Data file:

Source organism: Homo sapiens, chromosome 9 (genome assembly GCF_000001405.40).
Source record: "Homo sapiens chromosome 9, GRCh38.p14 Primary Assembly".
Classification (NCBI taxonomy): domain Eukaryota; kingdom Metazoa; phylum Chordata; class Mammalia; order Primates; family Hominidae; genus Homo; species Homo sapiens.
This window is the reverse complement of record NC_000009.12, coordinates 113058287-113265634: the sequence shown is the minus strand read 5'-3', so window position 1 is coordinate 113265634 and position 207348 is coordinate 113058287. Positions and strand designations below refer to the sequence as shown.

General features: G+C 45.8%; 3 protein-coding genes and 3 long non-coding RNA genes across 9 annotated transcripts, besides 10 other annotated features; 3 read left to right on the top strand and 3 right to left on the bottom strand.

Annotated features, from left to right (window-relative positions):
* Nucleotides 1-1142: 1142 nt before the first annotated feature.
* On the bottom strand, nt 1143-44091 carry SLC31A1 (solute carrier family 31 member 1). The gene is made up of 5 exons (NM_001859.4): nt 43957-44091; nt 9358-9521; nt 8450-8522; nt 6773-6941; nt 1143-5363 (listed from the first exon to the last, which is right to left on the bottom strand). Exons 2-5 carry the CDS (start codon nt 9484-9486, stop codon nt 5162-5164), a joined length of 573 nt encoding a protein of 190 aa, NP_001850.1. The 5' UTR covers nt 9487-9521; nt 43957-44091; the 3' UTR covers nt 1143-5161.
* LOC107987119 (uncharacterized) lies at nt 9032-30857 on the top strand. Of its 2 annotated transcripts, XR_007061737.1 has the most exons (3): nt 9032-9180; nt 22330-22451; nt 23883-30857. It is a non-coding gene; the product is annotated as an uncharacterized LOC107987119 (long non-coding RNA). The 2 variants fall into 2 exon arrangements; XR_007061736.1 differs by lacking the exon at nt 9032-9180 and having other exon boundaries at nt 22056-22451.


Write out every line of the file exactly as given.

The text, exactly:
Source organism: Homo sapiens, chromosome 9 (genome assembly GCF_000001405.40).
Source record: "Homo sapiens chromosome 9, GRCh38.p14 Primary Assembly".
Classification (NCBI taxonomy): domain Eukaryota; kingdom Metazoa; phylum Chordata; class Mammalia; order Primates; family Hominidae; genus Homo; species Homo sapiens.
This window is the reverse complement of record NC_000009.12, coordinates 113058287-113265634: the sequence shown is the minus strand read 5'-3', so window position 1 is coordinate 113265634 and position 207348 is coordinate 113058287. Positions and strand designations below refer to the sequence as shown.

General features: G+C 45.8%; 3 protein-coding genes and 3 long non-coding RNA genes across 9 annotated transcripts, besides 10 other annotated features; 3 read left to right on the top strand and 3 right to left on the bottom strand.

Annotated features, from left to right (window-relative positions):
* Nucleotides 1-1142: 1142 nt before the first annotated feature.
* On the bottom strand, nt 1143-44091 carry SLC31A1 (solute carrier family 31 member 1). The gene is made up of 5 exons (NM_001859.4): nt 43957-44091; nt 9358-9521; nt 8450-8522; nt 6773-6941; nt 1143-5363 (listed from the first exon to the last, which is right to left on the bottom strand). Exons 2-5 carry the CDS (start codon nt 9484-9486, stop codon nt 5162-5164), a joined length of 573 nt encoding a protein of 190 aa, NP_001850.1. The 5' UTR covers nt 9487-9521; nt 43957-44091; the 3' UTR covers nt 1143-5161.
* LOC107987119 (uncharacterized) lies at nt 9032-30857 on the top strand. Of its 2 annotated transcripts, XR_007061737.1 has the most exons (3): nt 9032-9180; nt 22330-22451; nt 23883-30857. It is a non-coding gene; the product is annotated as an uncharacterized LOC107987119 (long non-coding RNA). The 2 variants fall into 2 exon arrangements; XR_007061736.1 differs by lacking the exon at nt 9032-9180 and having other exon boundaries at nt 22056-22451.